The China Programme of the Institute of Defence and Strategic Studies, RSIS, organised a workshop titled “China and Regionalism in Asia” at the NTU Campus Clubhouse on 7 August 2019. Twelve scholars from various countries — including China, India, the Philippines, Singapore and the United States — presented and discussed their research at this one-day workshop.
The workshop focused on various aspects of China’s roles in, and impact on, evolving regionalism in Asia. This was a timely topic for discussion, given ongoing US attempts to condition Asian regionalism through its conception of an “Indo-Pacific” region, at a time when regionalism is challenged owing to the strain in US-China relations.
The workshop comprised five panels, beginning first with a re-thinking of the meaning, nature and history of regionalism in Asia. It was suggested that China’s declining interest in regionalism could be explained by evolving Chinese geo-strategic considerations. The notion of China’s rise being treated as a variable rather than a constant was also talked about as an argument worth re-considering.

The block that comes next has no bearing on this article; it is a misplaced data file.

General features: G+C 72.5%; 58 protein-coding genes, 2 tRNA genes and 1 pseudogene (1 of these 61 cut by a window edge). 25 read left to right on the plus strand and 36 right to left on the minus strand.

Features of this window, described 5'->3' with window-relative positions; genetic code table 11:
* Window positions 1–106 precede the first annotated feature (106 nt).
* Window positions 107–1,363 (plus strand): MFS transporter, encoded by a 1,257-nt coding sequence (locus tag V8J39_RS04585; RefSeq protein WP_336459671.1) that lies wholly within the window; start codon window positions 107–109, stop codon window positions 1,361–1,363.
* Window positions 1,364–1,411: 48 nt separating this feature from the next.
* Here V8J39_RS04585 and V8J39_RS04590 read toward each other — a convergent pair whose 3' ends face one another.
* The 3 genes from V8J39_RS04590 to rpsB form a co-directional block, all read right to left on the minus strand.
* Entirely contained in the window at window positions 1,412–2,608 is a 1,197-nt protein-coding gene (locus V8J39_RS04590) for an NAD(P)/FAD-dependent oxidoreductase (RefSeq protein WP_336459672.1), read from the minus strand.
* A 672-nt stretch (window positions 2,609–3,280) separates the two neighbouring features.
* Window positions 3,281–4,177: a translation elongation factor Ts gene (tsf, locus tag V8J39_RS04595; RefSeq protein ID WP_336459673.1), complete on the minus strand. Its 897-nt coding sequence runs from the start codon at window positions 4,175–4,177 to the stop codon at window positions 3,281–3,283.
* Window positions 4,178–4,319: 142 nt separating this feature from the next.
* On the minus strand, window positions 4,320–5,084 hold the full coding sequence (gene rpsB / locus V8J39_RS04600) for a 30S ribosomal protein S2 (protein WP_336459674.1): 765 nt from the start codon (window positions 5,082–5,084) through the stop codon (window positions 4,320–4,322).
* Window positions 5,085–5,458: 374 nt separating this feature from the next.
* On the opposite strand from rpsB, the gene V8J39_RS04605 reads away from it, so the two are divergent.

The second panel focused on Chinese ideas and debates on regionalism. The participants on this panel recognised that these have evolved substantially under President Xi Jinping’s leadership.
The third and fourth panels looked at different forms and practices of Chinese regionalism, with in-depth analyses of the impact of specific Chinese engagement efforts such as the Belt and Road Initiative, the Asian Infrastructure Investment Bank, the Beijing Xiangshan Forum and the Lancang-Mekong Cooperation forum, among others.
The workshop concluded with a panel focused on the United States’ strategic outlook with regard to the “Indo-Pacific” narrative of regionalism.